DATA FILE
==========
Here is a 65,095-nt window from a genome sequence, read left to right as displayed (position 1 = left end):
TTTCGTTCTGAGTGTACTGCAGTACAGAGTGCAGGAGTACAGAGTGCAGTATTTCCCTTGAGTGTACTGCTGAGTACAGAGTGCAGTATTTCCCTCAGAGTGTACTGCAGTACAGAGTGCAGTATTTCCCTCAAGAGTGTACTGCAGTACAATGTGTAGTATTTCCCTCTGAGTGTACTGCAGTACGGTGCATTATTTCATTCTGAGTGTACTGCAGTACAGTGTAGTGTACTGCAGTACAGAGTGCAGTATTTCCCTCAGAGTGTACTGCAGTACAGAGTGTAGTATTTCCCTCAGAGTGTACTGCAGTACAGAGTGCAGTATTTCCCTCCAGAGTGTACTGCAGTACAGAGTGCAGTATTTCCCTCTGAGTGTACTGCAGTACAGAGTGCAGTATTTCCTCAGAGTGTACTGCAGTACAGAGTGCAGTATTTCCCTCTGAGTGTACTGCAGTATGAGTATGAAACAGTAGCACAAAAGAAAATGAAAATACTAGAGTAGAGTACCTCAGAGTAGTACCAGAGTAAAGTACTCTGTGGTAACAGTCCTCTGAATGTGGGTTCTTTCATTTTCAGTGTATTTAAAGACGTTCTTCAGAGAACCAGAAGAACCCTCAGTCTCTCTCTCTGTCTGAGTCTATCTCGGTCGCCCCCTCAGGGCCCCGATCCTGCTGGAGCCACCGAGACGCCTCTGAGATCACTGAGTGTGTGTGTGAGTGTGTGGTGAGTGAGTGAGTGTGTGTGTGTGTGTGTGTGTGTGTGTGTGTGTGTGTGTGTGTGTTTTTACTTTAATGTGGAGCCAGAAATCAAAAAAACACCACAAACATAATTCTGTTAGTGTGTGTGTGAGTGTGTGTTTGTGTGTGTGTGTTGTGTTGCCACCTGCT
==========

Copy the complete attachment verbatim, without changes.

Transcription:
Here is a 65,095-nt window from a genome sequence, read left to right as displayed (position 1 = left end):
TTTCGTTCTGAGTGTACTGCAGTACAGAGTGCAGGAGTACAGAGTGCAGTATTTCCCTTGAGTGTACTGCTGAGTACAGAGTGCAGTATTTCCCTCAGAGTGTACTGCAGTACAGAGTGCAGTATTTCCCTCAAGAGTGTACTGCAGTACAATGTGTAGTATTTCCCTCTGAGTGTACTGCAGTACGGTGCATTATTTCATTCTGAGTGTACTGCAGTACAGTGTAGTGTACTGCAGTACAGAGTGCAGTATTTCCCTCAGAGTGTACTGCAGTACAGAGTGTAGTATTTCCCTCAGAGTGTACTGCAGTACAGAGTGCAGTATTTCCCTCCAGAGTGTACTGCAGTACAGAGTGCAGTATTTCCCTCTGAGTGTACTGCAGTACAGAGTGCAGTATTTCCTCAGAGTGTACTGCAGTACAGAGTGCAGTATTTCCCTCTGAGTGTACTGCAGTATGAGTATGAAACAGTAGCACAAAAGAAAATGAAAATACTAGAGTAGAGTACCTCAGAGTAGTACCAGAGTAAAGTACTCTGTGGTAACAGTCCTCTGAATGTGGGTTCTTTCATTTTCAGTGTATTTAAAGACGTTCTTCAGAGAACCAGAAGAACCCTCAGTCTCTCTCTCTGTCTGAGTCTATCTCGGTCGCCCCCTCAGGGCCCCGATCCTGCTGGAGCCACCGAGACGCCTCTGAGATCACTGAGTGTGTGTGTGAGTGTGTGGTGAGTGAGTGAGTGTGTGTGTGTGTGTGTGTGTGTGTGTGTGTGTGTGTGTGTGTGTTTTTACTTTAATGTGGAGCCAGAAATCAAAAAAACACCACAAACATAATTCTGTTAGTGTGTGTGTGAGTGTGTGTTTGTGTGTGTGTGTTGTGTTGCCACCTGCT